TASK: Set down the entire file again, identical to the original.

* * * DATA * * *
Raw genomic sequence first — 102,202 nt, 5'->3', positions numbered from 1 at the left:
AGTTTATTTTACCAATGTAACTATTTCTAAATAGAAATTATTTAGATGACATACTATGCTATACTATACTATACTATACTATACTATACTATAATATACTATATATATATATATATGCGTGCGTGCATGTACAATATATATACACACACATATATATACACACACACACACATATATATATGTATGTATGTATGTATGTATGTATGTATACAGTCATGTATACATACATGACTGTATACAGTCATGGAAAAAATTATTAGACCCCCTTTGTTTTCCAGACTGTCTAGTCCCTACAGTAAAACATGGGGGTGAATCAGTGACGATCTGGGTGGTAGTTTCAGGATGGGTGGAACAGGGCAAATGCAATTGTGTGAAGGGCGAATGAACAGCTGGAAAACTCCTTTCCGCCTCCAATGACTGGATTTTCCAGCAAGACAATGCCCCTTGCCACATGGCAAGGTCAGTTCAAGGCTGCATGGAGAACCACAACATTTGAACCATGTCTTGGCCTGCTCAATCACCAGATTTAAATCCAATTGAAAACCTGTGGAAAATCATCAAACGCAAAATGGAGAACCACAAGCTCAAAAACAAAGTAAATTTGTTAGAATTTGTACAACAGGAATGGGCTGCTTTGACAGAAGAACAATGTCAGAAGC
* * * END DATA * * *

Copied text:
Raw genomic sequence first — 102,202 nt, 5'->3', positions numbered from 1 at the left:
AGTTTATTTTACCAATGTAACTATTTCTAAATAGAAATTATTTAGATGACATACTATGCTATACTATACTATACTATACTATACTATACTATAATATACTATATATATATATATATGCGTGCGTGCATGTACAATATATATACACACACATATATATACACACACACACACATATATATATGTATGTATGTATGTATGTATGTATGTATACAGTCATGTATACATACATGACTGTATACAGTCATGGAAAAAATTATTAGACCCCCTTTGTTTTCCAGACTGTCTAGTCCCTACAGTAAAACATGGGGGTGAATCAGTGACGATCTGGGTGGTAGTTTCAGGATGGGTGGAACAGGGCAAATGCAATTGTGTGAAGGGCGAATGAACAGCTGGAAAACTCCTTTCCGCCTCCAATGACTGGATTTTCCAGCAAGACAATGCCCCTTGCCACATGGCAAGGTCAGTTCAAGGCTGCATGGAGAACCACAACATTTGAACCATGTCTTGGCCTGCTCAATCACCAGATTTAAATCCAATTGAAAACCTGTGGAAAATCATCAAACGCAAAATGGAGAACCACAAGCTCAAAAACAAAGTAAATTTGTTAGAATTTGTACAACAGGAATGGGCTGCTTTGACAGAAGAACAATGTCAGAAGC